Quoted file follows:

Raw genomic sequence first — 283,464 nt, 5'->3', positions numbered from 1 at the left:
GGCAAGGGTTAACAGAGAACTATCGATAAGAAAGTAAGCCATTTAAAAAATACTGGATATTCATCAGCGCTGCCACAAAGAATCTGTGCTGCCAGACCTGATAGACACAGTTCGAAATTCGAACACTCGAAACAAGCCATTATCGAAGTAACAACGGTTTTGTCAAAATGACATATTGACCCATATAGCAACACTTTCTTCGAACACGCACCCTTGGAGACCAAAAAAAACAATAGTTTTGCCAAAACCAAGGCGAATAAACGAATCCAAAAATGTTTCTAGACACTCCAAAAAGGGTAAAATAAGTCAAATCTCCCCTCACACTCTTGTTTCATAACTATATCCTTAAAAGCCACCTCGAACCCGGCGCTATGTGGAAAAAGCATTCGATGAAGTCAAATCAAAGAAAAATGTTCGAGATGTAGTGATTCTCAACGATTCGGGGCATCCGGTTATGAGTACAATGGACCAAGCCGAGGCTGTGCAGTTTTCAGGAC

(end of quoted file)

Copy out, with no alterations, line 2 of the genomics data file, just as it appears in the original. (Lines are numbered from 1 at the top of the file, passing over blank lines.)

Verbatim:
GGCAAGGGTTAACAGAGAACTATCGATAAGAAAGTAAGCCATTTAAAAAATACTGGATATTCATCAGCGCTGCCACAAAGAATCTGTGCTGCCAGACCTGATAGACACAGTTCGAAATTCGAACACTCGAAACAAGCCATTATCGAAGTAACAACGGTTTTGTCAAAATGACATATTGACCCATATAGCAACACTTTCTTCGAACACGCACCCTTGGAGACCAAAAAAAACAATAGTTTTGCCAAAACCAAGGCGAATAAACGAATCCAAAAATGTTTCTAGACACTCCAAAAAGGGTAAAATAAGTCAAATCTCCCCTCACACTCTTGTTTCATAACTATATCCTTAAAAGCCACCTCGAACCCGGCGCTATGTGGAAAAAGCATTCGATGAAGTCAAATCAAAGAAAAATGTTCGAGATGTAGTGATTCTCAACGATTCGGGGCATCCGGTTATGAGTACAATGGACCAAGCCGAGGCTGTGCAGTTTTCAGGAC